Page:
The Port Moody Legion is where the cenotaph was located throughout my childhood and youth. Year after year, November 11th was spent gathering in remembrance at this site. Even when we no longer lived nearby, my grandparents’ connections to this veteran support community preserved this tradition. My grandmother always called this day in the calendar Armistice Day, citing that on this day in 1918, warring hostilities were ended to create the space for a negotiated end to war which would come formally more than six months later.
When I made my home in Northern BC as a young teacher, the annual observance evolved in meaning for me. This day took on a different gravity, no less meaningful but charged with greater responsibility. As a young educator whose own personal connections to veterans and those who have served our country were few and modest, I understood the difficulty some of our youth faced when looking for meaning on this day. I felt it my duty to help students find relevance on November 11th. They found inspiration in the vision of a world free from the suffering and the loss of war; “Never Again” captured their young idealism.
My understanding of this important day continued to evolve, finding challenge in a year working outside Canada’s borders. I spent a year teaching and living in the UK, having exchanged with a fellow teacher of the Commonwealth. Because I had been either a student or a teacher every year since I was five years old, and I had lived entirely in BC or Alberta, it struck me as disrespectful to be taking attendance as if it were a regular Thursday; my two minutes would be observed during the morning break, while I supervised students in the hallway. My silence was personal and unnoticed by children in uniforms enjoying the momentary freedom from their classrooms. I now understood that the form of observance for this day which I had been taught – and which I had been teaching – was not universal.
My understanding of November 11th would undergo change once again when I fell in love with a woman from Newfoundland. To create a future beyond her small village and the fish plant, my wife joined the Canadian Armed Forces. She would spend several years in service before pursuing a post-secondary education. Although she never served in conflict, my wife has carried with her a deep and personal respect for those serving our country in uniform, past and present. Her perspective and influence shaped my own outlook on this day, taking it beyond professional duty and respect for my elders, and bringing it closer to my heart.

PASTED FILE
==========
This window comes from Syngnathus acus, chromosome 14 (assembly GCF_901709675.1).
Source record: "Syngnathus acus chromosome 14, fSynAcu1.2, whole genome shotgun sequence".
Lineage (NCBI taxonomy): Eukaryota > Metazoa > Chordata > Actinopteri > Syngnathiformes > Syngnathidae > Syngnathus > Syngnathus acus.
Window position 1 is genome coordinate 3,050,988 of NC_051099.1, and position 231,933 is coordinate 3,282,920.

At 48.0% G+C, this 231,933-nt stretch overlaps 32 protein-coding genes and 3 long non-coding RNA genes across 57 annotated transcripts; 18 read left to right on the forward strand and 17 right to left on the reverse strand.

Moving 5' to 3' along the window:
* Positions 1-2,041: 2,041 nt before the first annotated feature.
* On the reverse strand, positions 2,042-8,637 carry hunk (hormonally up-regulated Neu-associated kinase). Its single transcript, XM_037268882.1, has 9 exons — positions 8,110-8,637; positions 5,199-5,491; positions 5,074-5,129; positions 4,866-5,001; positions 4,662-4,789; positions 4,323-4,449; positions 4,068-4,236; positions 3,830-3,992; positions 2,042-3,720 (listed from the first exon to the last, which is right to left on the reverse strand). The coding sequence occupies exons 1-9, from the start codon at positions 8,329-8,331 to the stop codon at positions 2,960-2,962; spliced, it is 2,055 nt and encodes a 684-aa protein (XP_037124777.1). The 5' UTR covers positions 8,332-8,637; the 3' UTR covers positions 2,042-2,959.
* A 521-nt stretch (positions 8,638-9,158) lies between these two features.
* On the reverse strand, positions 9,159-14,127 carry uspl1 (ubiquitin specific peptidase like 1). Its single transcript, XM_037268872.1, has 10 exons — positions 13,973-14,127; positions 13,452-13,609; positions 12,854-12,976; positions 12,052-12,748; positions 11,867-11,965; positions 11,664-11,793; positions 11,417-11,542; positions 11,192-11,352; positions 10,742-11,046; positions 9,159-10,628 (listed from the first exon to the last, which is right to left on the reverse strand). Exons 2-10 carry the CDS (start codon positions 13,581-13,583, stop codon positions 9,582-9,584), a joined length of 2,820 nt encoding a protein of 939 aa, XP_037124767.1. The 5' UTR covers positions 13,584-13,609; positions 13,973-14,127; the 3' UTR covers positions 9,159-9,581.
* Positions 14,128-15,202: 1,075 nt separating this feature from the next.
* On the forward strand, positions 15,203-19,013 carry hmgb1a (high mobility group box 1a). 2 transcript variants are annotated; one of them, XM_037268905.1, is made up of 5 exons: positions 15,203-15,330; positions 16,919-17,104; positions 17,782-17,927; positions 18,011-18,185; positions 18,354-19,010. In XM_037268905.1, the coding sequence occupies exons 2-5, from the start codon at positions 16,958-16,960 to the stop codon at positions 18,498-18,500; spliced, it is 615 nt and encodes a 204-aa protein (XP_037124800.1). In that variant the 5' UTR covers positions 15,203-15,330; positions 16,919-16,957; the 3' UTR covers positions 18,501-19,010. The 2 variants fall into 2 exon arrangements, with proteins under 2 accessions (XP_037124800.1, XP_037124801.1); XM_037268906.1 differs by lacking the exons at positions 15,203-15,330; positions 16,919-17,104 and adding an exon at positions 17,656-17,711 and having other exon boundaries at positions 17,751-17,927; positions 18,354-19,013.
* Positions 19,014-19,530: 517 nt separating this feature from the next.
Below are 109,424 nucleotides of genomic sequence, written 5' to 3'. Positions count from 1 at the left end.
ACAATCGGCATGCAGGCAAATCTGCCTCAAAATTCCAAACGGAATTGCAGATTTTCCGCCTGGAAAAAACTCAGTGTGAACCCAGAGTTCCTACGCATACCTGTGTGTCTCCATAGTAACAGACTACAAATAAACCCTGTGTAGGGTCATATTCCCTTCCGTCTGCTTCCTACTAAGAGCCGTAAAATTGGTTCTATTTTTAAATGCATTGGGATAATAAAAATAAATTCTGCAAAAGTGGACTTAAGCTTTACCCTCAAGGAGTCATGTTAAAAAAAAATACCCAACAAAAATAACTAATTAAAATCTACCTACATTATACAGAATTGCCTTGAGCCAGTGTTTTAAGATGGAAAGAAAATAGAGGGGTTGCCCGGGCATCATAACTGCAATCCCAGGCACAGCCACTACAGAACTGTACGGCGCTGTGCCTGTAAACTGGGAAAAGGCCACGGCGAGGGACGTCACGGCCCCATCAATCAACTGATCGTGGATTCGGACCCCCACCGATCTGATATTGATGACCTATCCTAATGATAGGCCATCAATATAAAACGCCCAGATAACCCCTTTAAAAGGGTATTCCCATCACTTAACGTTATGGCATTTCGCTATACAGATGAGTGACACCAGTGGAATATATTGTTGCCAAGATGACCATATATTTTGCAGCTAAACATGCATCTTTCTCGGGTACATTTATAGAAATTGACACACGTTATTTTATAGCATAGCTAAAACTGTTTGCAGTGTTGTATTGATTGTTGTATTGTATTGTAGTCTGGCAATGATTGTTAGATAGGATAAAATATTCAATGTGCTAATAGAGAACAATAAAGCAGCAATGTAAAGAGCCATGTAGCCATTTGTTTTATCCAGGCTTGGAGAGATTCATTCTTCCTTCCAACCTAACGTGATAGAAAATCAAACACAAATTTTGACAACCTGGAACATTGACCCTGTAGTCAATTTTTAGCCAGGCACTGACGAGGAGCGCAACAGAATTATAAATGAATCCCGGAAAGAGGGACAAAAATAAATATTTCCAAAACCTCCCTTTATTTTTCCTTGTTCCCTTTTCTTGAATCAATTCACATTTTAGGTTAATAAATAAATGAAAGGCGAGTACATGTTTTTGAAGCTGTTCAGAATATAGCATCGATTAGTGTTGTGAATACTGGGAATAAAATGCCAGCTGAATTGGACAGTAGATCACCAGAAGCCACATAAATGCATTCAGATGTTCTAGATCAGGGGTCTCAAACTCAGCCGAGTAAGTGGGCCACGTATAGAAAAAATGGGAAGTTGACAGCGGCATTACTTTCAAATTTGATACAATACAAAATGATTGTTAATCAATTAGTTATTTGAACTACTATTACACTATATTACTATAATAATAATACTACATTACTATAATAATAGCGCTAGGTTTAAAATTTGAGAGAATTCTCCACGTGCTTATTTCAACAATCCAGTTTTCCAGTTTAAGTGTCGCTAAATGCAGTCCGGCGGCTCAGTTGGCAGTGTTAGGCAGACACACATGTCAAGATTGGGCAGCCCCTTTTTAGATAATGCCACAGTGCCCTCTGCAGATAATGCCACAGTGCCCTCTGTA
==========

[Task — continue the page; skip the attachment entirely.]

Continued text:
As our family grew and children arrived, this day continued to grow, too. There is much to appreciate when raising children in a small town, one element being the close sense of community. Dignitaries of local government and Indigenous Nations – as well as representatives of virtually every association, organization, service club, and community group – are part of the parade on November 11th. In a small town, it may take some time for all representatives to lay a wreath at the cenotaph. The monument is encircled by veterans, those in active service, members of local law enforcement, emergency services, and youth groups. For several years, my own children stood in uniform to honour those who gave. Along with respect, honour, and remembrance, I’ve always felt thankful on this day. However, the sense of gratitude spreads far more deeply when taking in the sight of children – my own children – living with the blessings secured by the sacrifice of others.
The sacrifice my children honour on this day is much evolved from my own youth, more truthful and inclusive. Since they were very young, my children have listened to the names of Secwepemc and Ktunaxa men and women recited aloud in honour of the sacrifice they made for future generations. I have faith for our children’s understanding of this day, and that they will continue to seek truths and reconcile these with honour and remembrance in a modern ceremony.
I have faith that our future children will lay wreaths with reverence for the 500 Indigenous lives lost in the conflicts of the 20th century, and that they will honour and remember the 12,000 Indigenous men and women who served in these wars. Our children will also know that Indigenous families were not authorized to lay wreaths in Ottawa until the 20th century was nearing its end. On Indigenous Veterans’ Day, our children will acknowledge that Indigenous people made valuable contributions and were decorated for courage and bravery, and that 27,000 Indigenous people continue to serve in the Canadian Armed Forces. And in a silence that is national, if not universal, our children will remember all people who served and sacrificed, “Lest We Forget.”